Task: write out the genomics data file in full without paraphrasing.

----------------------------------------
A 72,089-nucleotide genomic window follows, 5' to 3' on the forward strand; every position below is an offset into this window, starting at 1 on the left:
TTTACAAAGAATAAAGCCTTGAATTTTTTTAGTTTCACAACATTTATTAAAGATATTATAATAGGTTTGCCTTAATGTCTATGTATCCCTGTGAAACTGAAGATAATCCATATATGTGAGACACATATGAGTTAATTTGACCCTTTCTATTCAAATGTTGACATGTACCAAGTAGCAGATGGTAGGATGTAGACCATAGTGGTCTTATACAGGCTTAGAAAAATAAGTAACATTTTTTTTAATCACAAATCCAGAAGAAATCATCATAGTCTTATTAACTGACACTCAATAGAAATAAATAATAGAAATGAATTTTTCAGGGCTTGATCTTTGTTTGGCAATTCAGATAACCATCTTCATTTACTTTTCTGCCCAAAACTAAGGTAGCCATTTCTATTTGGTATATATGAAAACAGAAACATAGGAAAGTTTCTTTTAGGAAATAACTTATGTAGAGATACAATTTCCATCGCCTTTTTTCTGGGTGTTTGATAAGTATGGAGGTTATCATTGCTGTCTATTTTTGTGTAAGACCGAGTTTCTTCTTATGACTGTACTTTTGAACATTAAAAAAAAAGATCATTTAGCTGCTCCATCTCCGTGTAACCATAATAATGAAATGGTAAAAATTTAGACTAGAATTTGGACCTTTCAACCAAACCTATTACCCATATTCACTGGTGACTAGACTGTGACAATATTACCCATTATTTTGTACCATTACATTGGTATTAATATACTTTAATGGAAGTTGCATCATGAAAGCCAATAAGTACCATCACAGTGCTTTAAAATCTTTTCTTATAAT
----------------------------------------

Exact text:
A 72,089-nucleotide genomic window follows, 5' to 3' on the forward strand; every position below is an offset into this window, starting at 1 on the left:
TTTACAAAGAATAAAGCCTTGAATTTTTTTAGTTTCACAACATTTATTAAAGATATTATAATAGGTTTGCCTTAATGTCTATGTATCCCTGTGAAACTGAAGATAATCCATATATGTGAGACACATATGAGTTAATTTGACCCTTTCTATTCAAATGTTGACATGTACCAAGTAGCAGATGGTAGGATGTAGACCATAGTGGTCTTATACAGGCTTAGAAAAATAAGTAACATTTTTTTTAATCACAAATCCAGAAGAAATCATCATAGTCTTATTAACTGACACTCAATAGAAATAAATAATAGAAATGAATTTTTCAGGGCTTGATCTTTGTTTGGCAATTCAGATAACCATCTTCATTTACTTTTCTGCCCAAAACTAAGGTAGCCATTTCTATTTGGTATATATGAAAACAGAAACATAGGAAAGTTTCTTTTAGGAAATAACTTATGTAGAGATACAATTTCCATCGCCTTTTTTCTGGGTGTTTGATAAGTATGGAGGTTATCATTGCTGTCTATTTTTGTGTAAGACCGAGTTTCTTCTTATGACTGTACTTTTGAACATTAAAAAAAAAGATCATTTAGCTGCTCCATCTCCGTGTAACCATAATAATGAAATGGTAAAAATTTAGACTAGAATTTGGACCTTTCAACCAAACCTATTACCCATATTCACTGGTGACTAGACTGTGACAATATTACCCATTATTTTGTACCATTACATTGGTATTAATATACTTTAATGGAAGTTGCATCATGAAAGCCAATAAGTACCATCACAGTGCTTTAAAATCTTTTCTTATAAT